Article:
Cookie Chemistry

Cookies – it’s as easy as throwing some ingredients in the bowl and popping them in the oven right?  Sure mixing up cookies is pretty easy but the real work begins once you close the oven door. There are actually several fun chemical reactions that happen once your cookies are baking in the hot oven.  Most basic cookie recipes call for flour, butter, eggs, salt, baking soda, and white and brown sugars.  From there creativity abounds as you add flavors and mix-ins.  Each ingredient plays an important role in creating your favorite ooey gooey cookie.

Mix it up:

As you mix your cookies, flour is the most important ingredient of all because of gluten.  Gluten is a sticky, stretchy, strong protein found in wheat.  It is necessary to create structure in breads and baked goods, but it actually doesn’t exist until you start baking!

When flour becomes wet, the gluten inside of it activates via the combination of two proteins (glutenin and gliadin) and your dough becomes sticky and has more structure.  You develop the gluten by kneading your dough, which stretches the gluten and encourages it to form a network.  Bread involves a lot of kneading but cookies and other baked goods require a light hand.  You can overmix your dough and create a tough cookie!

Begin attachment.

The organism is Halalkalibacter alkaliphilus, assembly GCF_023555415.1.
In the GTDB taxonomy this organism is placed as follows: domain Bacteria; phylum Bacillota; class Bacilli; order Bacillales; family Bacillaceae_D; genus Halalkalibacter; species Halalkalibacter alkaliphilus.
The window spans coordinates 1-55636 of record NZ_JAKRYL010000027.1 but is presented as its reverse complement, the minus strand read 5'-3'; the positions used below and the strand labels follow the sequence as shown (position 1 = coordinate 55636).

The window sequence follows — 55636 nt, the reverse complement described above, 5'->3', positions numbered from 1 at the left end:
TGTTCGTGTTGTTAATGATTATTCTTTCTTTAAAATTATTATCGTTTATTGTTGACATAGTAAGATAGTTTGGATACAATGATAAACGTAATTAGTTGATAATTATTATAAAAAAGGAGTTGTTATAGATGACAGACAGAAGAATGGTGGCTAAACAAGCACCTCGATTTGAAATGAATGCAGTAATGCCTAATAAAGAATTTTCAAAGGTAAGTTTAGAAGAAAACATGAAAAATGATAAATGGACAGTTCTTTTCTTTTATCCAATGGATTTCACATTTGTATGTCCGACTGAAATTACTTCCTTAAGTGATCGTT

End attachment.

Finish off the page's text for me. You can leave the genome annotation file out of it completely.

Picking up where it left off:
So mix it up and pop your cookies in the oven and get ready to watch all the different reactions that happen to turn your dough in to a delicious cookie.

Heat it up:

As the dough heats up in your 375 degree oven, butter begins to melt around 92 degrees.  Butter is an emulsion, which is a mixture of two things that don’t want to stay together.  In the case of butter, those two things are fat and water.  As the butter melts, the dough ball spreads and loses its structure.  If you chill your cookies prior to baking you’ll actually have less spread.  This is ideal for holiday cut-out cookies, because the cookie bakes and forms a solid structure faster than the butter melts to a liquid.  Chilled cut-outs keep their shape whereas warmer dough yields weird amoebic shapes.

As the water pulls away from the butter emulsion it bubbles and is released from the cookie as steam.  The fat in the butter actually coats the gluten and “shortens” it by preventing it from forming longer strands.  This is simply why you don’t have super puffy, twice-their-volume cookies.